if it reminds you of the original NBN you’d know how a good proposal can be cut to death with a thousand lies and downgrades by Turnbull. He destroy the infrastructure project of a generation with his multi-tech solution , now with all the acquisitions of redundant and poorly maintained infrastructure and blow outs it’s more costly than the superior FTTP solution.

          NBNco was rolling out fast and clean by the time Turnbull hacked it into Telstra monolith, the very org it was designed to side line!

  • Ren Stimpy

    The ramp approach is the best approach IMO. The costs in this sector are falling so fast that even a five year plan is not worth the paper it’s printed on. Review it on the basis of costs every single year. Capital investment interested in renewables would already know that this investment landscape improves year upon year upon year.

    • wideEyedPupil

      ramp is what the global trends are, in Australia an inverted parabola is what we now have for wind and linear for PV and zero for CSP with Thermal Storage, PHES. it’s the shape of the ramp that’s critical, if you wait back to long the local soft costs don’t drop, but obviously the global hardware costs continue to decline rapidly.

      • Ren Stimpy

        I changed my mind after a follow up article to this, with the rationale that if we’re going to subsidise RE do it early, ie the linear option in the chart. This would widen supply chains etc early in the piece and ‘act’ to reduce costs later in the period, rather than wait for costs to reduce then pile in (which is what unsubsidised countries do). Plus the earlier it goes in the more clean generation happens before 2030.

  • Chris kime

    Cred to the qld gov.if the libs cant accept climate change is real with there heads up there arse af every turn, then atleast the states are actually doing what is responsible.
    Get out our of the way right wing facists,your making us sick…

    • Neo Lib Yes

      And your plan makes us broke.

      • Chris kime

        A Renewable energy future grows our economy,creates jobs for the likes of you and me,creates a more secure grid and hopfully stops runaway climatechange.change is hard to accept but it makes sence on every level to act at every level.if we we let
        Big ff corps delay with spin, and libs
        Keep denying what needs to happen with global concensus, then we will be broke.do you have a consience?

      • nakedChimp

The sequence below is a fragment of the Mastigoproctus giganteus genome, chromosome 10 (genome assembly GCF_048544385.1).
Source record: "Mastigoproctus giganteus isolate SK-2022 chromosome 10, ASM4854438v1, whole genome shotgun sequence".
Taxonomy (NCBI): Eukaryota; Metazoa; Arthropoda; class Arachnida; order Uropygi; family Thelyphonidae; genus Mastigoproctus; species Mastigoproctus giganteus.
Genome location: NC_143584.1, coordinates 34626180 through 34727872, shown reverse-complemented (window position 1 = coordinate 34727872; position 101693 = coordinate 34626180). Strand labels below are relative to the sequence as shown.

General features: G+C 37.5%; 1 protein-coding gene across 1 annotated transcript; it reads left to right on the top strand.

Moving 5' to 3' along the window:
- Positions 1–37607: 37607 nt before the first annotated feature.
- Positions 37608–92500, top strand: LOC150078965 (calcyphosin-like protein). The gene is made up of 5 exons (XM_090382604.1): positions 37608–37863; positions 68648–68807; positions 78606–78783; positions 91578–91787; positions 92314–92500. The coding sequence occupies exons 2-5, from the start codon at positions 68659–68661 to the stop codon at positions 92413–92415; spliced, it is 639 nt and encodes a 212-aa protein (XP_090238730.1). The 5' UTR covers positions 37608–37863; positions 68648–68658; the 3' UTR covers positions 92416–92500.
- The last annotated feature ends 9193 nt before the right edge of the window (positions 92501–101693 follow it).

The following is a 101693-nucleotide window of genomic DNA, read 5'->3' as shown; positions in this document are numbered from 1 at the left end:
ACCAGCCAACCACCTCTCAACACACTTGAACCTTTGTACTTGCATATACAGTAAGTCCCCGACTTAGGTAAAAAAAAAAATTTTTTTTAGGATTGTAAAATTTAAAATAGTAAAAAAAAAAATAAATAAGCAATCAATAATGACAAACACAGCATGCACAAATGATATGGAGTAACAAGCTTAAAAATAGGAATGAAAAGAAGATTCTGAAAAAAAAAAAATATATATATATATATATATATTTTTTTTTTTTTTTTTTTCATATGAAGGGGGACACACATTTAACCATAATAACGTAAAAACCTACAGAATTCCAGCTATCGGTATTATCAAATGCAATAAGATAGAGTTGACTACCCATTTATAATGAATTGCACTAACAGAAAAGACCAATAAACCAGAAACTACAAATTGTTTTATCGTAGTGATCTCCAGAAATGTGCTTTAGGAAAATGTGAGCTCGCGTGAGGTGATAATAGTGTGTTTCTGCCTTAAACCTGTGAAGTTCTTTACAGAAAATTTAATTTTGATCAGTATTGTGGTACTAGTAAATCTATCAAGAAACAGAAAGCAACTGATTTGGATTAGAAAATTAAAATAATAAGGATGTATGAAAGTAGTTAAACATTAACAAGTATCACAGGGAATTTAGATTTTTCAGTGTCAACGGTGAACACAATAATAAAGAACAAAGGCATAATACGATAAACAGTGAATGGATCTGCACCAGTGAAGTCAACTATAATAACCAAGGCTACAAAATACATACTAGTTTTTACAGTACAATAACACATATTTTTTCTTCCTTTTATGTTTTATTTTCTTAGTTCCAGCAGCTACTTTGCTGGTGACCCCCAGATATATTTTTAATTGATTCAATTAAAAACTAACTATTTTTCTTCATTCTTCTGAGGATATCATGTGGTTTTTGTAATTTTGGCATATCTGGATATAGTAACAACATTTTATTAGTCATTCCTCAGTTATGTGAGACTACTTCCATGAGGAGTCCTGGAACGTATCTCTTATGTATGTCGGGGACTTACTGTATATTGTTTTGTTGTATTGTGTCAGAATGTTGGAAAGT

Got some real facts or are you just spouting the latest nonsense you got feed by the neo lib press?

      • OnionMan77

        Wow, a coal mine stock holder commenting on renew economy!

      • Diego Matter

        The plan will make us broke?
        The report says it’s cost neutral… Who do we want to believe?

        • Adam Smith

          A report for the Labor government to justify 50% renewables, hey presto, it says cost neutral and security maintained! The assumption is that they don’t close the coal plants, but keep them, which is nonsensical, but it will mean that market costs are pushed downward and there will be a huge suplus of capacity (7.5GW). The reality is that, as occurred in SA and will happen in VIC, the coal plants will get shut and then prices go up and security is reduced. Otherwise just believe what the Labor government wants you to hear.

          • Hey neo lib, i’m going to have limit the number of pseudonyms you can write under.

          • MikeH

            Unlike SA, the QLD government owns 75% of the state’s ageing coal generation. As a consequence it can do what it pleases.

            NSW coal plants have operated at an average capacity factor of about 50% for the last five years because the state imports cheap brown coal electricity from Victoria. No whining from you about that.

            Why don’t you take your hysterical trolling over to the IPA or the Minerals Council where it will find a more welcoming audience.

          • wideEyedPupil

            well in SA wind has been reducing the wholesale price of energy and reducing the peak demand price gauging by gas generators

  • onesecond

    Pffft. Saving the planet may be cost neutral, but clearly that doesn’t help when the Coal Barons want profit, so who cares.

  • john

    The historical situation was that Coal fired power stations waited for the a high demand situation to arise they then ramped up to make enough profit in about 4 days to cover the whole year.
    The present situation is this we have Coal fired and Gas peak supply stations and over all a heap of small energy producers who all feed into the grid.
    Now introduce a Large Scale Energy producer to disturb that 4 day profit situation what do you have?
    Well you have lower price of power people pure and simple.
    Is this disruptive yes.
    Is it best practice for society yes.
    Let us get rid of the $12000 a MWH price of power when the delivery of power is short this is not the way we wish to run the system.